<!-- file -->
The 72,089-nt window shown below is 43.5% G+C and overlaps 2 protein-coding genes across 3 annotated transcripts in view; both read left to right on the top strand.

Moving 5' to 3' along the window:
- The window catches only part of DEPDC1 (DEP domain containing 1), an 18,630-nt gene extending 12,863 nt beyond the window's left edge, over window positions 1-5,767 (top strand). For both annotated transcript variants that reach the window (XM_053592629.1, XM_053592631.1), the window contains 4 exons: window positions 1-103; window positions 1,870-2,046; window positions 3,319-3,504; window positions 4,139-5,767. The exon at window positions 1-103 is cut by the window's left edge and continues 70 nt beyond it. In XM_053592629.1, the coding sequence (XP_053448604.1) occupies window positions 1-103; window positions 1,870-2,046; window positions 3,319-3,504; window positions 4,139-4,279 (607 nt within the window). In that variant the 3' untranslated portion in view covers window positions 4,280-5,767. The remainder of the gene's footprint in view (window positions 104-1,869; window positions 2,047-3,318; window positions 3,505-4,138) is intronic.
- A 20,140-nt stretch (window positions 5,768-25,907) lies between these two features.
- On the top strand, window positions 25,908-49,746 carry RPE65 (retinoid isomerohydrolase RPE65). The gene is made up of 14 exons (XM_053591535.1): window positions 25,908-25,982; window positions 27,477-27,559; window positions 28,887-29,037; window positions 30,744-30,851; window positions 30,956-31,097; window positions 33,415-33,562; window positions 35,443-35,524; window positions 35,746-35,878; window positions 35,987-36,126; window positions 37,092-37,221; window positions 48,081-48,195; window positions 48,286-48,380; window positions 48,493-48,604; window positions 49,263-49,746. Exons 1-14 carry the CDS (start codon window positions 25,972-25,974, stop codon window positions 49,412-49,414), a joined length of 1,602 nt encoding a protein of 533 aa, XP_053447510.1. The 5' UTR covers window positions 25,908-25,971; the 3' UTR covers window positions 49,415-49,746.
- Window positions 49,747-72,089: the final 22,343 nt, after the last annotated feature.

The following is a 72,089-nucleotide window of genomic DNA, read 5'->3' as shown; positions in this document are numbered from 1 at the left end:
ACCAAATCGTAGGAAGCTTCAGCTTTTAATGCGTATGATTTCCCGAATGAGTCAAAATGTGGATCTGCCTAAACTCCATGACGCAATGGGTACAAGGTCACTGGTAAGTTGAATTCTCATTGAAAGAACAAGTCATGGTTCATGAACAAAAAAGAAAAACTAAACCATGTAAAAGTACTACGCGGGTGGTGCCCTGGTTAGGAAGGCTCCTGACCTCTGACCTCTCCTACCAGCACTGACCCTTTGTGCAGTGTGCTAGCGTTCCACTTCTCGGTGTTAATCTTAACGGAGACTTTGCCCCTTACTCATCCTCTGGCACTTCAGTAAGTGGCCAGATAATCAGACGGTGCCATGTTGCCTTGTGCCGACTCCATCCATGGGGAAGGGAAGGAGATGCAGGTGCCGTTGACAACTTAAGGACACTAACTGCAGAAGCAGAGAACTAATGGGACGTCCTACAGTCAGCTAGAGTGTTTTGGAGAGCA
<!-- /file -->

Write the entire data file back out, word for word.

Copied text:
The 72,089-nt window shown below is 43.5% G+C and overlaps 2 protein-coding genes across 3 annotated transcripts in view; both read left to right on the top strand.

Moving 5' to 3' along the window:
- The window catches only part of DEPDC1 (DEP domain containing 1), an 18,630-nt gene extending 12,863 nt beyond the window's left edge, over window positions 1-5,767 (top strand). For both annotated transcript variants that reach the window (XM_053592629.1, XM_053592631.1), the window contains 4 exons: window positions 1-103; window positions 1,870-2,046; window positions 3,319-3,504; window positions 4,139-5,767. The exon at window positions 1-103 is cut by the window's left edge and continues 70 nt beyond it. In XM_053592629.1, the coding sequence (XP_053448604.1) occupies window positions 1-103; window positions 1,870-2,046; window positions 3,319-3,504; window positions 4,139-4,279 (607 nt within the window). In that variant the 3' untranslated portion in view covers window positions 4,280-5,767. The remainder of the gene's footprint in view (window positions 104-1,869; window positions 2,047-3,318; window positions 3,505-4,138) is intronic.
- A 20,140-nt stretch (window positions 5,768-25,907) lies between these two features.
- On the top strand, window positions 25,908-49,746 carry RPE65 (retinoid isomerohydrolase RPE65). The gene is made up of 14 exons (XM_053591535.1): window positions 25,908-25,982; window positions 27,477-27,559; window positions 28,887-29,037; window positions 30,744-30,851; window positions 30,956-31,097; window positions 33,415-33,562; window positions 35,443-35,524; window positions 35,746-35,878; window positions 35,987-36,126; window positions 37,092-37,221; window positions 48,081-48,195; window positions 48,286-48,380; window positions 48,493-48,604; window positions 49,263-49,746. Exons 1-14 carry the CDS (start codon window positions 25,972-25,974, stop codon window positions 49,412-49,414), a joined length of 1,602 nt encoding a protein of 533 aa, XP_053447510.1. The 5' UTR covers window positions 25,908-25,971; the 3' UTR covers window positions 49,415-49,746.
- Window positions 49,747-72,089: the final 22,343 nt, after the last annotated feature.

The following is a 72,089-nucleotide window of genomic DNA, read 5'->3' as shown; positions in this document are numbered from 1 at the left end:
ACCAAATCGTAGGAAGCTTCAGCTTTTAATGCGTATGATTTCCCGAATGAGTCAAAATGTGGATCTGCCTAAACTCCATGACGCAATGGGTACAAGGTCACTGGTAAGTTGAATTCTCATTGAAAGAACAAGTCATGGTTCATGAACAAAAAAGAAAAACTAAACCATGTAAAAGTACTACGCGGGTGGTGCCCTGGTTAGGAAGGCTCCTGACCTCTGACCTCTCCTACCAGCACTGACCCTTTGTGCAGTGTGCTAGCGTTCCACTTCTCGGTGTTAATCTTAACGGAGACTTTGCCCCTTACTCATCCTCTGGCACTTCAGTAAGTGGCCAGATAATCAGACGGTGCCATGTTGCCTTGTGCCGACTCCATCCATGGGGAAGGGAAGGAGATGCAGGTGCCGTTGACAACTTAAGGACACTAACTGCAGAAGCAGAGAACTAATGGGACGTCCTACAGTCAGCTAGAGTGTTTTGGAGAGCA